President Issues Budget Request for FY2015

March 7th, 2014


Dean Hardin Coleman of the School of Education hosted an alumni event on Thursday evening. School of Education Associate Dean Scott Solberg and faculty Donald DeRosa, Christina Dobbs, Zachary Rossetti, and Scott Seider also met with officials at the U.S. Department of Education Institute of Education Sciences and the National Institutes of Health.

Shoumita Dasgupta, Daniel Remick and Douglas Rosene of the School of Medicine took part in the Federation of American Societies for Experimental Biology’s Capitol Hill Day on March 5.

John Clarke of the College of Arts and Sciences and Center for Space Physics attended a meeting of the National Research Council Space Studies Board’s Committee on Astrobiology and Planetary Science, of which he is a member.

Vinit Nijhawan of Technology Development attended the annual National Academy of Inventors meeting at the U.S. Patent and Trademark Office on March 6 and 7.

Diane Baldwin and Gretchen Hartigan of Sponsored Projects participated in the Council on Governmental Relations February meeting last week.


President Barack Obama released his Budget Request to Congress for Fiscal Year 2015 on Tuesday, signaling the start of the federal budget process. While the President’s proposal is unlikely to be enacted wholesale, it lays out the Administration’s priorities for each federal agency and sets the terms of Washington’s budget debate. Next, Congress will write the annual spending bills that determine agency budgets, a process that may not wrap up until after the November elections.

The Association of American Universities joined other science and higher education advocates to express disappointment in the research and education funding levels proposed in the President’s budget. Funding for select agencies and programs of particular interest to BU, compared to their current funding level, are as follows:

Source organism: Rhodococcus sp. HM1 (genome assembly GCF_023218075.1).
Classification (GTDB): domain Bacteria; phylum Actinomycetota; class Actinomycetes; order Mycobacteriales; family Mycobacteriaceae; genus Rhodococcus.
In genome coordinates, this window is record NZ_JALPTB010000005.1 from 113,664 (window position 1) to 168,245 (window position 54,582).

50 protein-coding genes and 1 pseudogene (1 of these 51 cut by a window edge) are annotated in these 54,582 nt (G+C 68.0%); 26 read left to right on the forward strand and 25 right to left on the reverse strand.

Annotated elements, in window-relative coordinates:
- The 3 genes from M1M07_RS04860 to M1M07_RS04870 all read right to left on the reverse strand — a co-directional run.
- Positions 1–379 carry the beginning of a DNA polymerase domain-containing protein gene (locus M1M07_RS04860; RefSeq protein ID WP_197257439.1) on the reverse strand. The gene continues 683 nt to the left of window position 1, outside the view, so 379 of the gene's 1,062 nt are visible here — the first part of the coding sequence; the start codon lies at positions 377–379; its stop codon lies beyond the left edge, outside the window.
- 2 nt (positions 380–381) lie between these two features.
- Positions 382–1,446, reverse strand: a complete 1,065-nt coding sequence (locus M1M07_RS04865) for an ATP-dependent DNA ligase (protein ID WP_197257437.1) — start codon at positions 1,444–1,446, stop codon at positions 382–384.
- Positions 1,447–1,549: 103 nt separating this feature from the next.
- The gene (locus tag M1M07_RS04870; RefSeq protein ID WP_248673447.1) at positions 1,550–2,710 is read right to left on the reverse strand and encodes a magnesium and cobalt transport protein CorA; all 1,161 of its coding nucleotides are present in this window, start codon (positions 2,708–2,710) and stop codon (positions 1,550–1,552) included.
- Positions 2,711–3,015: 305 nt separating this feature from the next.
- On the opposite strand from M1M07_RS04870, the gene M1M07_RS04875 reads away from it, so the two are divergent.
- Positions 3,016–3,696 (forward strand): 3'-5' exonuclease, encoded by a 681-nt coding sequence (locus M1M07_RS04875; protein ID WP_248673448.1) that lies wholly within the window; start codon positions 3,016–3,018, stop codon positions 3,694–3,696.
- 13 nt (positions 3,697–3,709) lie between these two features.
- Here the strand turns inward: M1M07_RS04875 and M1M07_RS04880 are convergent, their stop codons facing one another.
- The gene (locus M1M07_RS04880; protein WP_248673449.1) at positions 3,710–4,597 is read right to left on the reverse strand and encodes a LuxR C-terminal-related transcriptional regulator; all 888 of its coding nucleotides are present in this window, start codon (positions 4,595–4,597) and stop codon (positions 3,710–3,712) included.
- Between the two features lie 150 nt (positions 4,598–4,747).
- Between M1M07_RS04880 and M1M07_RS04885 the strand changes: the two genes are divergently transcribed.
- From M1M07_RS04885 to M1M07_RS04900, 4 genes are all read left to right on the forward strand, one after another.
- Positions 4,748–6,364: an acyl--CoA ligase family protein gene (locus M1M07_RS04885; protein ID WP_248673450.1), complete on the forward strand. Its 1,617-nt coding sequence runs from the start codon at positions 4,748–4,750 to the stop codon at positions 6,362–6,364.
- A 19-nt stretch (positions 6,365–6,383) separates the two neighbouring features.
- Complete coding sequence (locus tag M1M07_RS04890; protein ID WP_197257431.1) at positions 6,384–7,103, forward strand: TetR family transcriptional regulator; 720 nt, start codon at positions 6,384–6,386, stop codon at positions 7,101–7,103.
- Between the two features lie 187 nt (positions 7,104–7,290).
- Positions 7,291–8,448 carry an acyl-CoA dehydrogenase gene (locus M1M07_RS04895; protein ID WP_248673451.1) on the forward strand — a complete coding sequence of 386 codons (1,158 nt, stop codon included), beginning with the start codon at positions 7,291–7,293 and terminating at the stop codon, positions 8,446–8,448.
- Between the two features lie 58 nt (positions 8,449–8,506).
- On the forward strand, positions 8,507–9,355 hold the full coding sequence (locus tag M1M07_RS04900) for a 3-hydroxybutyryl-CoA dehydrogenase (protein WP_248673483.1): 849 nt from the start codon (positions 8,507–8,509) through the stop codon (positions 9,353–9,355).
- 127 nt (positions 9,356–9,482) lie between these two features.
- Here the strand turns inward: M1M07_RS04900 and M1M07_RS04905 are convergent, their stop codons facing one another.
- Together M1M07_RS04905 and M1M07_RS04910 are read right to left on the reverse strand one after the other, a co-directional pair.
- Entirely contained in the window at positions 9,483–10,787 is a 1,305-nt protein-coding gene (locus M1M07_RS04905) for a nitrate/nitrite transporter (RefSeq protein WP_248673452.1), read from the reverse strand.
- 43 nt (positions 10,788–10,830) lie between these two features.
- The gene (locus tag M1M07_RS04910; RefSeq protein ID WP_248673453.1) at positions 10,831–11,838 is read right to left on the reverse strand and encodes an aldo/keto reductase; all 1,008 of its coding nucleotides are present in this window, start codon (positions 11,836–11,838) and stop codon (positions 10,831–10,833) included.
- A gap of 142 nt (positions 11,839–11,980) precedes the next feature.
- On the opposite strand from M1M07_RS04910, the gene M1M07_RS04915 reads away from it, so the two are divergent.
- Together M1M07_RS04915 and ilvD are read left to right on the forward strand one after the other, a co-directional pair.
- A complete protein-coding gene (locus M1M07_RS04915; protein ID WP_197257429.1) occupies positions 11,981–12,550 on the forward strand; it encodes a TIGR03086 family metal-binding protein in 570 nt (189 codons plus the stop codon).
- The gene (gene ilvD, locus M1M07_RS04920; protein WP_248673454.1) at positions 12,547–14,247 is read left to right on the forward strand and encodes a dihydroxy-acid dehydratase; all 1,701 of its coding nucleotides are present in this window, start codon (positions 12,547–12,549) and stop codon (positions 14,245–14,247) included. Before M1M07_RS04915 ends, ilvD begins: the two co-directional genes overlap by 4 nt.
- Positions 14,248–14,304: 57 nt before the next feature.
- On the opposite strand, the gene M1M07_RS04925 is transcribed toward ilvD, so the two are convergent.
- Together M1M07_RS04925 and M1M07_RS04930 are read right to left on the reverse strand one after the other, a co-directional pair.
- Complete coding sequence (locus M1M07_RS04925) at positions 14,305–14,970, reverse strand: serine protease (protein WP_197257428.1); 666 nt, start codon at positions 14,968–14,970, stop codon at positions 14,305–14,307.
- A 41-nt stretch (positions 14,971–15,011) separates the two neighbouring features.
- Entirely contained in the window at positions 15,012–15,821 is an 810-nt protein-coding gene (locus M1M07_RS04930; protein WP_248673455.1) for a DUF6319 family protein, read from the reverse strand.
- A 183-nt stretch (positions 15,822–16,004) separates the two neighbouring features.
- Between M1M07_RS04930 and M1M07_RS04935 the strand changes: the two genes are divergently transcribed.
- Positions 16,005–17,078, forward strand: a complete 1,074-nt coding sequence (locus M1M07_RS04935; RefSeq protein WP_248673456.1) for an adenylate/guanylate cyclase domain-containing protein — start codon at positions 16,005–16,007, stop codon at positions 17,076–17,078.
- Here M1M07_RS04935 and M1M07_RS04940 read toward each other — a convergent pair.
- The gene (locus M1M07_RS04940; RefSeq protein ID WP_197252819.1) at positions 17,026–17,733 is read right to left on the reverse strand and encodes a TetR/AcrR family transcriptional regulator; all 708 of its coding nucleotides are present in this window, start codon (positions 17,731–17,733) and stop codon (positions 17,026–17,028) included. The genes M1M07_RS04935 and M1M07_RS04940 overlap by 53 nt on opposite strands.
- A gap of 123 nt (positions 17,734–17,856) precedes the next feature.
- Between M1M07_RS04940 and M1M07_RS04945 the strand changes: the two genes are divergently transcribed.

National Institutes of Health: Would receive $30.2 billion, about a $300 million increase
National Science Foundation: Would receive $7.25 billion, a $83 million increase
NASA Science: Would receive $4.97 billion, a $179 million decrease
National Endowment for the Humanities: Would receive $146 million, level funding
U.S. Department of Energy Office of Science: Would receive $5.1 billion, about a $40 million increase
– Institute of Education Sciences: Would receive $637 million, a $60 million increase
Department of Defense Basic Research: Would receive $2.0 billion, a $149 million decrease
Pell Grants: Maximum award would rise to $5,830, a $100 increase
Federal Work Study: Would receive $974.7 million, level funding

The President also proposed an Opportunity, Growth and Security Initiative (OGSI), a special fund that would set aside an additional $56 billion for a variety of programs. For example, the OGSI requests an extra $100 million for the BRAIN Initiative and $552 million for NSF. Because the fund exceeds the statutory budget caps legislators previously agreed to, it is unlikely the OGSI would be funded by Congress.

Read the budget request


The Department of Homeland Security’s (DHS) Science and Technology (S&T) Directorate has released its Long Range Broad Agency Announcement (BAA) for fiscal year 2014. Unlike other DHS S&T BAAs that address specific, narrow technology and research issues of interest to the Directorate, the Long Range BAA focuses on a wide range of science and engineering disciplines, including social, behavioral, and life sciences; engineering; and information technology. Full proposals will be accepted on a rolling basis through January 2019.

Find out more